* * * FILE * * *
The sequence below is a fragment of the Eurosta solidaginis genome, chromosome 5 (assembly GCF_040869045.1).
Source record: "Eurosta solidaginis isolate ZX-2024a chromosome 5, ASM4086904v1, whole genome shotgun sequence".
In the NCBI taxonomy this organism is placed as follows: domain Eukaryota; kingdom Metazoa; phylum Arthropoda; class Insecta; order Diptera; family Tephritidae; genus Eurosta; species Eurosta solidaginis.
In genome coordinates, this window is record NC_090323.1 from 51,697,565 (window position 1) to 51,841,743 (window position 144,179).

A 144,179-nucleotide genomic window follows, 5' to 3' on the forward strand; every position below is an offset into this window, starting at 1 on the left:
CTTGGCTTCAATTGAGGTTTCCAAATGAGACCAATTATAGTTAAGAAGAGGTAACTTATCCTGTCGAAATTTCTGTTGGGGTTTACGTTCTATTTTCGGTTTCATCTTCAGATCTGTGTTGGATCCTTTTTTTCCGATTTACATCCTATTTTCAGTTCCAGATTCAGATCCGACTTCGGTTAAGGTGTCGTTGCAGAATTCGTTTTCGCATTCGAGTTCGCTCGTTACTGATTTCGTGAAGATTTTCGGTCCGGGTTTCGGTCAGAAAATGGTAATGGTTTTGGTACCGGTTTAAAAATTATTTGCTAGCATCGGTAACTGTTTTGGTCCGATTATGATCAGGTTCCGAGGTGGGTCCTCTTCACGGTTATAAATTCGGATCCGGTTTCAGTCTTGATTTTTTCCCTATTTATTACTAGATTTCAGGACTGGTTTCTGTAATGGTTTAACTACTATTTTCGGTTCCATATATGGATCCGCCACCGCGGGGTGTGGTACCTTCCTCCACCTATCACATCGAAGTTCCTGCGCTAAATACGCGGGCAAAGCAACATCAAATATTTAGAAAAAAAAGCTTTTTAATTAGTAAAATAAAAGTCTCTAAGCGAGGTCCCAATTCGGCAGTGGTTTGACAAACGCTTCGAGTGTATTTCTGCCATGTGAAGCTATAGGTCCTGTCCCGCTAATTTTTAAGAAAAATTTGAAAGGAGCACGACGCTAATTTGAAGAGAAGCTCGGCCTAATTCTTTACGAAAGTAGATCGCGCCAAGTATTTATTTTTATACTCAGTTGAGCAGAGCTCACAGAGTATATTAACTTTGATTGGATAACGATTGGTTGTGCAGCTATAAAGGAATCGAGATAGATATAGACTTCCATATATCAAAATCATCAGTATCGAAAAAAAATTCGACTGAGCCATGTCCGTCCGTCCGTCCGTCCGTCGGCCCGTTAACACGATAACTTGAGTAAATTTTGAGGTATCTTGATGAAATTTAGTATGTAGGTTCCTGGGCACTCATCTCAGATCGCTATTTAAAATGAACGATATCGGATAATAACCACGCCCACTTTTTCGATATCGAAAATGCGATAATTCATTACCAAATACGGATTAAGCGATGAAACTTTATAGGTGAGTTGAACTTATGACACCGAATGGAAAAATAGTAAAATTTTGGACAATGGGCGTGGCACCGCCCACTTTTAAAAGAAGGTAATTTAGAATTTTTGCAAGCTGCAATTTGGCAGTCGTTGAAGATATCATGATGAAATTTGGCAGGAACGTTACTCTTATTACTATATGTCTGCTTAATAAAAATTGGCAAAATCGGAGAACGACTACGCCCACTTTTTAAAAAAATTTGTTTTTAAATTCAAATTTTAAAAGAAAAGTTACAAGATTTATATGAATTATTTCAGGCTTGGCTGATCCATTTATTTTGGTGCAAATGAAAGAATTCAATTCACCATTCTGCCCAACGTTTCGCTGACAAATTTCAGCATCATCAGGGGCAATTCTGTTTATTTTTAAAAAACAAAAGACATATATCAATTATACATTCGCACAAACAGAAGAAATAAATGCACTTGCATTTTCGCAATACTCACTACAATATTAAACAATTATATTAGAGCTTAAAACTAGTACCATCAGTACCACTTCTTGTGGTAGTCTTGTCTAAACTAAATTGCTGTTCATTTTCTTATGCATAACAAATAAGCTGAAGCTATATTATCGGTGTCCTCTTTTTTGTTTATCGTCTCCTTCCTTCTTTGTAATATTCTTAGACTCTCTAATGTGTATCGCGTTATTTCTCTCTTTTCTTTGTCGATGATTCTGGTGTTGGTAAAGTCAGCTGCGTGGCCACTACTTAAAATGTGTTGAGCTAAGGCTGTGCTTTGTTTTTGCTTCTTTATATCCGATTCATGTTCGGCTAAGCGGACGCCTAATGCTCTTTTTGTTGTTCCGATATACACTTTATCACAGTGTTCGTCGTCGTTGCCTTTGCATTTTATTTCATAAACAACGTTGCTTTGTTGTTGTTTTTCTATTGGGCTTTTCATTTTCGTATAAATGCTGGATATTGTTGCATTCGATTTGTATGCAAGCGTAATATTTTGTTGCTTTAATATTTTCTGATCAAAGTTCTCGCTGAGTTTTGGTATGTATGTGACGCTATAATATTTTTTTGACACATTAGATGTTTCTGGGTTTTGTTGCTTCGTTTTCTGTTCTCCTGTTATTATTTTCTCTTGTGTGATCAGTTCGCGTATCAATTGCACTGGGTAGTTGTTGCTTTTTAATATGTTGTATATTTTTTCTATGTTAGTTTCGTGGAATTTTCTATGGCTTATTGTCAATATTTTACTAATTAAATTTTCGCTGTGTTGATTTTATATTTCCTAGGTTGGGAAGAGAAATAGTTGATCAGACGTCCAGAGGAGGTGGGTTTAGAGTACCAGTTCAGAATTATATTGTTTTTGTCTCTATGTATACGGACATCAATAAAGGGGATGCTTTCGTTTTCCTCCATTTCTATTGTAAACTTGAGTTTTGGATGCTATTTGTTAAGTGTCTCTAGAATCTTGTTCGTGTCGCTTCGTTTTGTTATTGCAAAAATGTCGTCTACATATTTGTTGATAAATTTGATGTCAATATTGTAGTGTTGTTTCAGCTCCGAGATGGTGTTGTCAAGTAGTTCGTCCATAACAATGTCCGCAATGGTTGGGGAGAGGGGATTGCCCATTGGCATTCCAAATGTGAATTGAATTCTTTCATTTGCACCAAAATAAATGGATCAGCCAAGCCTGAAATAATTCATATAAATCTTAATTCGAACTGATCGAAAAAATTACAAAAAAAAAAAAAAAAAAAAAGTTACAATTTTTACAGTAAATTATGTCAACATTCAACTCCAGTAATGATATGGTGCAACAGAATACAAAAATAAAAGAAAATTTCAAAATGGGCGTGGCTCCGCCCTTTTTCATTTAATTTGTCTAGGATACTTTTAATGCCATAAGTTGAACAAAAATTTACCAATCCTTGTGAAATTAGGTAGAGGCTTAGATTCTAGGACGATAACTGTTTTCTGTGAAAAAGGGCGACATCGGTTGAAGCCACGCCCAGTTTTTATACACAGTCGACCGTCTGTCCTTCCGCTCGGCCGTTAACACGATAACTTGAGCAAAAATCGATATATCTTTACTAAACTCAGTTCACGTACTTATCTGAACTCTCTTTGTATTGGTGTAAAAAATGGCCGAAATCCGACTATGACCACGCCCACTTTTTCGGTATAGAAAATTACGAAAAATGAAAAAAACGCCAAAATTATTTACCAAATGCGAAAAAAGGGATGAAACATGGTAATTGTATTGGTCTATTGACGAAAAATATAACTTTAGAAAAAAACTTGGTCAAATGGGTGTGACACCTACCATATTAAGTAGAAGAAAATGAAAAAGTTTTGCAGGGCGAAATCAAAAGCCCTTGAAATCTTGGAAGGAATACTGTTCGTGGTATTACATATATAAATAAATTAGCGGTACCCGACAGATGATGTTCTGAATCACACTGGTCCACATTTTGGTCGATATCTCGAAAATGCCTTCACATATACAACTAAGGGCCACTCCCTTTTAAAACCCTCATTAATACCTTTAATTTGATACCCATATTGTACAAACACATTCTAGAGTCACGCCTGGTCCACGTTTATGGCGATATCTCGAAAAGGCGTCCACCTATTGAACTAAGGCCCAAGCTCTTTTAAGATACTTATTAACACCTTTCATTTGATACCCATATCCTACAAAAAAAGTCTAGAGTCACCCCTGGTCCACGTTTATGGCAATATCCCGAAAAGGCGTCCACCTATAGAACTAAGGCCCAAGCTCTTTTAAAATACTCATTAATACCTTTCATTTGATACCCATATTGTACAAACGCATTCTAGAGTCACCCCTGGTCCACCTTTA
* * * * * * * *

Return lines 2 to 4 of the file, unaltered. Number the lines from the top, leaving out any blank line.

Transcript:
Source record: "Eurosta solidaginis isolate ZX-2024a chromosome 5, ASM4086904v1, whole genome shotgun sequence".
In the NCBI taxonomy this organism is placed as follows: domain Eukaryota; kingdom Metazoa; phylum Arthropoda; class Insecta; order Diptera; family Tephritidae; genus Eurosta; species Eurosta solidaginis.
In genome coordinates, this window is record NC_090323.1 from 51,697,565 (window position 1) to 51,841,743 (window position 144,179).